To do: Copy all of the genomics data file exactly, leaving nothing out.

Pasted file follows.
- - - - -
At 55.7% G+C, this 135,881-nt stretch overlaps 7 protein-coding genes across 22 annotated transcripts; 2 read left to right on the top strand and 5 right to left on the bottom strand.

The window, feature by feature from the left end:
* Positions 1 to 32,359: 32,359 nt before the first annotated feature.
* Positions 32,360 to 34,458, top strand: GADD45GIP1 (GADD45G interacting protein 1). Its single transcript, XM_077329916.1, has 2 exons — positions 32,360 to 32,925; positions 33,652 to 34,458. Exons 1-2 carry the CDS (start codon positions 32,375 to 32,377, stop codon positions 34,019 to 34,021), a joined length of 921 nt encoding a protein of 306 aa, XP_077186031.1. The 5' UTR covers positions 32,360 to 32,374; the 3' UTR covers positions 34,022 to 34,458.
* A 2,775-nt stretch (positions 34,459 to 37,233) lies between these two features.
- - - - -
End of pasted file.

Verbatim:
At 55.7% G+C, this 135,881-nt stretch overlaps 7 protein-coding genes across 22 annotated transcripts; 2 read left to right on the top strand and 5 right to left on the bottom strand.

The window, feature by feature from the left end:
* Positions 1 to 32,359: 32,359 nt before the first annotated feature.
* Positions 32,360 to 34,458, top strand: GADD45GIP1 (GADD45G interacting protein 1). Its single transcript, XM_077329916.1, has 2 exons — positions 32,360 to 32,925; positions 33,652 to 34,458. Exons 1-2 carry the CDS (start codon positions 32,375 to 32,377, stop codon positions 34,019 to 34,021), a joined length of 921 nt encoding a protein of 306 aa, XP_077186031.1. The 5' UTR covers positions 32,360 to 32,374; the 3' UTR covers positions 34,022 to 34,458.
* A 2,775-nt stretch (positions 34,459 to 37,233) lies between these two features.